Qualcomm sued over records
The state comptroller has sued Qualcomm Inc. in an attempt to compel the wireless technology company to disclose its political spending to him and other shareholders. The lawsuit filed Wednesday in Delaware seeks a court order to inspect company records, saying prior requests for the information have been rebuffed by the San Diego-based corporation. The suit cites studies that say corporate political spending tends to hurt investor returns. "We think the fullest possible disclosure is what we're entitled to as shareholders," Comptroller Thomas DiNapoli said. He is sole trustee of New York's pension fund for public workers, which has 6.1 million Qualcomm shares valued at almost $380 million. Qualcomm didn't initially respond Thursday to requests for comment.
Boeing to be No. 1 plane maker
Boeing Co. said Thursday that it delivered 601 planes last year, putting it on track to beat European rival Airbus as the top plane maker for the year. Airbus has beaten Boeing in deliveries in recent years, but Boeing is now cranking out its new 787 and a revamped 747 after delays for both aircraft. Its delivery total was the most since 1999 -- the height of an Internet-driven boom and a time when airlines were relatively flush with cash. Boeing also says it booked orders for 1,203 commercial jets -- its second-highest total in the company's history. Airbus has not reported full-year orders and deliveries yet.
Subaru recall for 'puddle lights'
Subaru is recalling nearly 634,000 cars and SUVs in the United States because lights beneath the doors can overheat and catch fire. The recall affects Outback and Legacy cars from model years 2010 and 2011. Also included are Tribeca SUVs from 2006 through 2012 and Forester SUVs from 2009 through 2012. The company says moisture can get into "puddle lights" beneath the doors and cause a short circuit that can melt plastic and cause fires. It says up to 54,000 of the vehicles are equipped with the lights, but it will send letters to all owners asking them to take their cars to dealers if they have them. Subaru said Thursday there have been no reports of fires.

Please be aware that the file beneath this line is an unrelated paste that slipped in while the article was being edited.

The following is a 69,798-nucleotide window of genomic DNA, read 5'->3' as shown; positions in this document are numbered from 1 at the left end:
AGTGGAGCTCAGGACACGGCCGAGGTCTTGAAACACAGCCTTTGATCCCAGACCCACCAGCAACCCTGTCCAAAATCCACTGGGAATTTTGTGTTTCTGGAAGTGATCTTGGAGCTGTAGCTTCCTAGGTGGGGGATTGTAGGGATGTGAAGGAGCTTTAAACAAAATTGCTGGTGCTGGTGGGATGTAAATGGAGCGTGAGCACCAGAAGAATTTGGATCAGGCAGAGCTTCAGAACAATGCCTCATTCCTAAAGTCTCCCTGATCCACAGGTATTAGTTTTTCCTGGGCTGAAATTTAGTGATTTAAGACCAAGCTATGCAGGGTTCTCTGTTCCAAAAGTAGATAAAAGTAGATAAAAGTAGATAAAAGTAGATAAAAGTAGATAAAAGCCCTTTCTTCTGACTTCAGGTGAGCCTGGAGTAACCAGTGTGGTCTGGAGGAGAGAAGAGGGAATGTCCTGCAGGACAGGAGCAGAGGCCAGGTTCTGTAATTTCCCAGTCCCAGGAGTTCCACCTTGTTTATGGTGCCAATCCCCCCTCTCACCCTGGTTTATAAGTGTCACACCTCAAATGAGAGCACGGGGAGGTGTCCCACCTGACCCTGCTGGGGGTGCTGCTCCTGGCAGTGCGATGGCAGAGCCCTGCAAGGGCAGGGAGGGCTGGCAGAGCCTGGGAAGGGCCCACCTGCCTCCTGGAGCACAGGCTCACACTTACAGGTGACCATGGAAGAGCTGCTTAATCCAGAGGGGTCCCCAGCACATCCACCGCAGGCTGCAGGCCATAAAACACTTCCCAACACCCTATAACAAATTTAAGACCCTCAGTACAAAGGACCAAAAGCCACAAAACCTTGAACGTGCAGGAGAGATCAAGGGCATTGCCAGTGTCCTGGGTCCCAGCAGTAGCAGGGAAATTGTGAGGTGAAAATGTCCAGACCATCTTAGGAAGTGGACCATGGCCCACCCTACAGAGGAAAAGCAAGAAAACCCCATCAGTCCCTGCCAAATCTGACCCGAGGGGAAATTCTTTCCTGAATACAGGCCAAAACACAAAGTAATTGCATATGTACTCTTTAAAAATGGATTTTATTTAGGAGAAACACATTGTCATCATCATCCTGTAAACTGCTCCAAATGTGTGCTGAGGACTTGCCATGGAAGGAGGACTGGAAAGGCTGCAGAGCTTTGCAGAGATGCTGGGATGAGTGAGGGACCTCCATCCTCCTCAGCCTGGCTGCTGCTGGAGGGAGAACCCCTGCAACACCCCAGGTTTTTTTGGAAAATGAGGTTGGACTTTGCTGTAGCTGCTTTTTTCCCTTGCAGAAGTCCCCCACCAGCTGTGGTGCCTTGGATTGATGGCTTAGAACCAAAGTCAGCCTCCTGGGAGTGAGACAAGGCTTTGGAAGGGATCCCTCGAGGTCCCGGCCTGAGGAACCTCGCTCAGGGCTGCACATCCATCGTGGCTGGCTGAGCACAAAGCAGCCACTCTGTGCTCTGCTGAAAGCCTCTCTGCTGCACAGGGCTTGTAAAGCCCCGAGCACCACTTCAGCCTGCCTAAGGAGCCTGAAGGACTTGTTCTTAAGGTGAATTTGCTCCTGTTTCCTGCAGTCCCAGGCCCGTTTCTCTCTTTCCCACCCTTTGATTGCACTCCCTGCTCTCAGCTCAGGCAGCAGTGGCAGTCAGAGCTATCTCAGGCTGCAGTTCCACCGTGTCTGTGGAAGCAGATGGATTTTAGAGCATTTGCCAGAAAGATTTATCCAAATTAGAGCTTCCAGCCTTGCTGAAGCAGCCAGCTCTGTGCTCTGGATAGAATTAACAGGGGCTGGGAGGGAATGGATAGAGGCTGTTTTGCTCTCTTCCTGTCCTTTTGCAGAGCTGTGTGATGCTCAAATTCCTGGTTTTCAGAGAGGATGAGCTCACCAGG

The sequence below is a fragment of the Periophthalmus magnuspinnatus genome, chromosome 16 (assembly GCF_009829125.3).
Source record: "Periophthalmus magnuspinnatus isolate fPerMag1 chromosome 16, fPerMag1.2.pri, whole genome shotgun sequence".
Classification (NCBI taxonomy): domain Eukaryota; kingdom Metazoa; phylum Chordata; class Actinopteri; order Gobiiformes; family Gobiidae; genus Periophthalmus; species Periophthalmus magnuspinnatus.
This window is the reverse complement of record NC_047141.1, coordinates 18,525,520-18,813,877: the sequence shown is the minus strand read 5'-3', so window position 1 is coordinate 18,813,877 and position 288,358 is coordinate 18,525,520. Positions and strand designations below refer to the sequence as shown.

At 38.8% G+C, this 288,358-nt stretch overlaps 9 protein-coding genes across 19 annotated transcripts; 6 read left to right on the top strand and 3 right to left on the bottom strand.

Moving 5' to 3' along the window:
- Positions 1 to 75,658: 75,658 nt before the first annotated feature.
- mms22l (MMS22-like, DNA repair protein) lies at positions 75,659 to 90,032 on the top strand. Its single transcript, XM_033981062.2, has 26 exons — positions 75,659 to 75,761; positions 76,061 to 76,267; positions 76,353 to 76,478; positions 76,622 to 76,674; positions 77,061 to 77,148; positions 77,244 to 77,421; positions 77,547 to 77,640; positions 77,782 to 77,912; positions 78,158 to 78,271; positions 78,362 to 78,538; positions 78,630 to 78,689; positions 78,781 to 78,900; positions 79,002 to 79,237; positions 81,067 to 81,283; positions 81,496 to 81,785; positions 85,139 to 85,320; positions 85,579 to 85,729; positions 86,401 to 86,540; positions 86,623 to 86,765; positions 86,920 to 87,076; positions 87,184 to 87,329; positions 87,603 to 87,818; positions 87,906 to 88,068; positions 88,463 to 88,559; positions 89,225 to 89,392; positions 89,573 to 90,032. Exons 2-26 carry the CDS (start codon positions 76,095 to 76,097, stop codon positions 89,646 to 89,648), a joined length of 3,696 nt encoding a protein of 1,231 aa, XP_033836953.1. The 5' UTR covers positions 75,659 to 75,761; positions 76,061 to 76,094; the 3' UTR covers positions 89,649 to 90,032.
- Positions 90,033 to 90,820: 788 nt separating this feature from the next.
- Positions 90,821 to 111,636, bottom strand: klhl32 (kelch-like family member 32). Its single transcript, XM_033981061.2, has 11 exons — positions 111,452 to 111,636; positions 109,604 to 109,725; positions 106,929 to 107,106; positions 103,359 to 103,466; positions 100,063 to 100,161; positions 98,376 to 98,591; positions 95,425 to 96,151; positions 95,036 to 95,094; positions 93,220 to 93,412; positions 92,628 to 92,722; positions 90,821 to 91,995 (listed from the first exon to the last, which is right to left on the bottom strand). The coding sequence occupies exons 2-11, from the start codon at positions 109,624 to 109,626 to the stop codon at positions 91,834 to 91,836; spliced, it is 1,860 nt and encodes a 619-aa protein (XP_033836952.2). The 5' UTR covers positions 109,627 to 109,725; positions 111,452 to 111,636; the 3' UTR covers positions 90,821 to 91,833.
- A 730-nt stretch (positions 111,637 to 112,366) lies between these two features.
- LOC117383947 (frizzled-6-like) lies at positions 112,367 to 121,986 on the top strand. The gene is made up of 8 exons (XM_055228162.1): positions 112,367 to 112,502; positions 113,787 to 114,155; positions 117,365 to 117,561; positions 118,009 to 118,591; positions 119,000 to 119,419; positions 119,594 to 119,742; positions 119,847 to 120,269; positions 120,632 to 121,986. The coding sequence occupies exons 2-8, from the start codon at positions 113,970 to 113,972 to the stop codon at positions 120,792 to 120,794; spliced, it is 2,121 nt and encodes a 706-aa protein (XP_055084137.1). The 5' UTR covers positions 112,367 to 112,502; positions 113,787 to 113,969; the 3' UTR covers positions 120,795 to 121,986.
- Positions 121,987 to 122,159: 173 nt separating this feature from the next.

Crate-free sows for Smithfield
Smithfield Foods Inc., the world's largest pork producer, said Thursday it is on track to end the practice of keeping female hogs in small metal crates while pregnant at its U.S. facilities by 2017 and plans to phase out the practice at its international hog production operations and its joint ventures by 2022. The Smithfield, Va.-based company, which has been criticized for breeding sows in gestation crates that severely restrict the animals' movement, said it had successfully moved 38 percent of its pregnant sows from the crates to group housing at the end of 2012, up from 30 percent a year ago. The company had taken a break from converting to group housing to deal with the economic downturn the last few years. A Smithfield subsidiary operates 460 hog farms in the United States, with 851,000 sows.
Cash is king for Vatican tourists
It's "cash only" now for tourists at the Vatican wanting to pay for museum tickets, souvenirs and other services after Italy's central bank decided to block electronic payments, including credit cards, at the tiny city state. The Italian daily Corriere della Sera reported Thursday that Bank of Italy took the action because the Holy See has not yet fully complied with European Union safeguards against money laundering. That means Italian banks are not authorized to operate within the Vatican, which is working to improve its mechanisms to combat laundering. The Vatican says it's scrambling to find a non-Italian bank to provide the electronic payment services "quite soon." -- AP